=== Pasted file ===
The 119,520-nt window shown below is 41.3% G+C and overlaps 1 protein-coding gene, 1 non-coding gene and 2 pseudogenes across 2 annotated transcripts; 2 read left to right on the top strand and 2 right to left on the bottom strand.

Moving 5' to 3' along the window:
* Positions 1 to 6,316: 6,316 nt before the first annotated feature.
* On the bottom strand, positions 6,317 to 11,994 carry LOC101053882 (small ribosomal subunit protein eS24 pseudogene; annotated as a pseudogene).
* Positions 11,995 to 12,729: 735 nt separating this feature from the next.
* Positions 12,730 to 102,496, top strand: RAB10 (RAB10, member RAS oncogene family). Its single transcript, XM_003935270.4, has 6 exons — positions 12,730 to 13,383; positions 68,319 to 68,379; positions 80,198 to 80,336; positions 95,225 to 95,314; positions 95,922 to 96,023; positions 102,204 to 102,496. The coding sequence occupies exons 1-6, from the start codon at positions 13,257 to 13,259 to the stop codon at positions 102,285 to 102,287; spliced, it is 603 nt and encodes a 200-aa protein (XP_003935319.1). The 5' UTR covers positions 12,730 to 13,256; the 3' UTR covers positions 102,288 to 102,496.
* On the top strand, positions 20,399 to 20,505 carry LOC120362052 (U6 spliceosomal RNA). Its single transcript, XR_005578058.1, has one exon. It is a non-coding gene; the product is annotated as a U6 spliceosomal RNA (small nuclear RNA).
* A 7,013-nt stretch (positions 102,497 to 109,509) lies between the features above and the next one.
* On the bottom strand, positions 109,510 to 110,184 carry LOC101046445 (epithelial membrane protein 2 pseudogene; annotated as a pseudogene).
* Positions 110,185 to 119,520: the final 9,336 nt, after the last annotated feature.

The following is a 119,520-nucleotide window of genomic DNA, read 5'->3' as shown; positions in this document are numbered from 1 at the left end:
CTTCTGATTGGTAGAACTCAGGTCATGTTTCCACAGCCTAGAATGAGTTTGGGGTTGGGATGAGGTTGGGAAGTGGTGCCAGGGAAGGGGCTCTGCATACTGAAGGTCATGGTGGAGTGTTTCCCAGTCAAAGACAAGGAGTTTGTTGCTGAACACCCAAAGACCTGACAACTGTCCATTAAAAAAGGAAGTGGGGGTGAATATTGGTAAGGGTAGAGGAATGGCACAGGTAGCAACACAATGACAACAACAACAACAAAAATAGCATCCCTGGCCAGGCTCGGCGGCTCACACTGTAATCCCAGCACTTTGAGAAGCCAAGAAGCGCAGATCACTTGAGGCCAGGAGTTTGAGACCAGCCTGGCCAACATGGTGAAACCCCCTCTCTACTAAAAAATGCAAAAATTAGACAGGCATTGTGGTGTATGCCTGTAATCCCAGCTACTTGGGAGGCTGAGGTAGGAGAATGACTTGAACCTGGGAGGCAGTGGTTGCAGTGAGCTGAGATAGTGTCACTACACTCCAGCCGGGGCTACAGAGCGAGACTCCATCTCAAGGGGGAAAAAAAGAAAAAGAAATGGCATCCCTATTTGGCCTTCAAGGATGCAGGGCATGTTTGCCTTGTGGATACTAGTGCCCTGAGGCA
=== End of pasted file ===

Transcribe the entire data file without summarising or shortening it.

The 119,520-nt window shown below is 41.3% G+C and overlaps 1 protein-coding gene, 1 non-coding gene and 2 pseudogenes across 2 annotated transcripts; 2 read left to right on the top strand and 2 right to left on the bottom strand.

Moving 5' to 3' along the window:
* Positions 1 to 6,316: 6,316 nt before the first annotated feature.
* On the bottom strand, positions 6,317 to 11,994 carry LOC101053882 (small ribosomal subunit protein eS24 pseudogene; annotated as a pseudogene).
* Positions 11,995 to 12,729: 735 nt separating this feature from the next.
* Positions 12,730 to 102,496, top strand: RAB10 (RAB10, member RAS oncogene family). Its single transcript, XM_003935270.4, has 6 exons — positions 12,730 to 13,383; positions 68,319 to 68,379; positions 80,198 to 80,336; positions 95,225 to 95,314; positions 95,922 to 96,023; positions 102,204 to 102,496. The coding sequence occupies exons 1-6, from the start codon at positions 13,257 to 13,259 to the stop codon at positions 102,285 to 102,287; spliced, it is 603 nt and encodes a 200-aa protein (XP_003935319.1). The 5' UTR covers positions 12,730 to 13,256; the 3' UTR covers positions 102,288 to 102,496.
* On the top strand, positions 20,399 to 20,505 carry LOC120362052 (U6 spliceosomal RNA). Its single transcript, XR_005578058.1, has one exon. It is a non-coding gene; the product is annotated as a U6 spliceosomal RNA (small nuclear RNA).
* A 7,013-nt stretch (positions 102,497 to 109,509) lies between the features above and the next one.
* On the bottom strand, positions 109,510 to 110,184 carry LOC101046445 (epithelial membrane protein 2 pseudogene; annotated as a pseudogene).
* Positions 110,185 to 119,520: the final 9,336 nt, after the last annotated feature.

The following is a 119,520-nucleotide window of genomic DNA, read 5'->3' as shown; positions in this document are numbered from 1 at the left end:
CTTCTGATTGGTAGAACTCAGGTCATGTTTCCACAGCCTAGAATGAGTTTGGGGTTGGGATGAGGTTGGGAAGTGGTGCCAGGGAAGGGGCTCTGCATACTGAAGGTCATGGTGGAGTGTTTCCCAGTCAAAGACAAGGAGTTTGTTGCTGAACACCCAAAGACCTGACAACTGTCCATTAAAAAAGGAAGTGGGGGTGAATATTGGTAAGGGTAGAGGAATGGCACAGGTAGCAACACAATGACAACAACAACAACAAAAATAGCATCCCTGGCCAGGCTCGGCGGCTCACACTGTAATCCCAGCACTTTGAGAAGCCAAGAAGCGCAGATCACTTGAGGCCAGGAGTTTGAGACCAGCCTGGCCAACATGGTGAAACCCCCTCTCTACTAAAAAATGCAAAAATTAGACAGGCATTGTGGTGTATGCCTGTAATCCCAGCTACTTGGGAGGCTGAGGTAGGAGAATGACTTGAACCTGGGAGGCAGTGGTTGCAGTGAGCTGAGATAGTGTCACTACACTCCAGCCGGGGCTACAGAGCGAGACTCCATCTCAAGGGGGAAAAAAAGAAAAAGAAATGGCATCCCTATTTGGCCTTCAAGGATGCAGGGCATGTTTGCCTTGTGGATACTAGTGCCCTGAGGCA